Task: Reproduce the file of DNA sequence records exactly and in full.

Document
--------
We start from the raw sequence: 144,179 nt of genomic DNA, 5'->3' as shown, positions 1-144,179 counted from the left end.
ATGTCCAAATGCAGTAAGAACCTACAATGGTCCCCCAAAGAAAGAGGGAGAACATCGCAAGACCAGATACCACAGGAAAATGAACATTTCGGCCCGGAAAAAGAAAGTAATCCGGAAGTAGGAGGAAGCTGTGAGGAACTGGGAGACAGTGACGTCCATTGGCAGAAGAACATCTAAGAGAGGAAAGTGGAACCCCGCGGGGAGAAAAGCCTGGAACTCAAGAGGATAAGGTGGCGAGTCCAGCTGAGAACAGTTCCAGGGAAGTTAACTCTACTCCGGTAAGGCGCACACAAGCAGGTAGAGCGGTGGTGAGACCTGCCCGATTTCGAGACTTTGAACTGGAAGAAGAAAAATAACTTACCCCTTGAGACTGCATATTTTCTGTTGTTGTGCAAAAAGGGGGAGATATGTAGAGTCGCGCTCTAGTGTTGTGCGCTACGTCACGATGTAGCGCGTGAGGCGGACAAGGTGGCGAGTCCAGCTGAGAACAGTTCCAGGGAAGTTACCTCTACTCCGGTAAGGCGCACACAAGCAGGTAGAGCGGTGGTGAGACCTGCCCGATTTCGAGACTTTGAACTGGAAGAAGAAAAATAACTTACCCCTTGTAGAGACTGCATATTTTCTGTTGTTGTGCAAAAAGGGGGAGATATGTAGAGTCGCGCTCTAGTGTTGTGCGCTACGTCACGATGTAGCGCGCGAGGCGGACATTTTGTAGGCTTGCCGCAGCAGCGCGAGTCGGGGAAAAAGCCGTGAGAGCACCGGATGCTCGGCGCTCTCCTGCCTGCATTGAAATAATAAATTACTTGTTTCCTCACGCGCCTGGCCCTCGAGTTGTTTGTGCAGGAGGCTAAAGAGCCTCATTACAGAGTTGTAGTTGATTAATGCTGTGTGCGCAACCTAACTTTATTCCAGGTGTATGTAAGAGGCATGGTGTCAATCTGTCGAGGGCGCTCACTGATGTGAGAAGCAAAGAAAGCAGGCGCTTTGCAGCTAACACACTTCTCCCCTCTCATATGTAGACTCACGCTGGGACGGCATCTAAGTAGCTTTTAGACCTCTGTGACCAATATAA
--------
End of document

We start from the raw sequence: 144,179 nt of genomic DNA, 5'->3' as shown, positions 1-144,179 counted from the left end.
ATGTCCAAATGCAGTAAGAACCTACAATGGTCCCCCAAAGAAAGAGGGAGAACATCGCAAGACCAGATACCACAGGAAAATGAACATTTCGGCCCGGAAAAAGAAAGTAATCCGGAAGTAGGAGGAAGCTGTGAGGAACTGGGAGACAGTGACGTCCATTGGCAGAAGAACATCTAAGAGAGGAAAGTGGAACCCCGCGGGGAGAAAAGCCTGGAACTCAAGAGGATAAGGTGGCGAGTCCAGCTGAGAACAGTTCCAGGGAAGTTAACTCTACTCCGGTAAGGCGCACACAAGCAGGTAGAGCGGTGGTGAGACCTGCCCGATTTCGAGACTTTGAACTGGAAGAAGAAAAATAACTTACCCCTTGAGACTGCATATTTTCTGTTGTTGTGCAAAAAGGGGGAGATATGTAGAGTCGCGCTCTAGTGTTGTGCGCTACGTCACGATGTAGCGCGTGAGGCGGACAAGGTGGCGAGTCCAGCTGAGAACAGTTCCAGGGAAGTTACCTCTACTCCGGTAAGGCGCACACAAGCAGGTAGAGCGGTGGTGAGACCTGCCCGATTTCGAGACTTTGAACTGGAAGAAGAAAAATAACTTACCCCTTGTAGAGACTGCATATTTTCTGTTGTTGTGCAAAAAGGGGGAGATATGTAGAGTCGCGCTCTAGTGTTGTGCGCTACGTCACGATGTAGCGCGCGAGGCGGACATTTTGTAGGCTTGCCGCAGCAGCGCGAGTCGGGGAAAAAGCCGTGAGAGCACCGGATGCTCGGCGCTCTCCTGCCTGCATTGAAATAATAAATTACTTGTTTCCTCACGCGCCTGGCCCTCGAGTTGTTTGTGCAGGAGGCTAAAGAGCCTCATTACAGAGTTGTAGTTGATTAATGCTGTGTGCGCAACCTAACTTTATTCCAGGTGTATGTAAGAGGCATGGTGTCAATCTGTCGAGGGCGCTCACTGATGTGAGAAGCAAAGAAAGCAGGCGCTTTGCAGCTAACACACTTCTCCCCTCTCATATGTAGACTCACGCTGGGACGGCATCTAAGTAGCTTTTAGACCTCTGTGACCAATATAA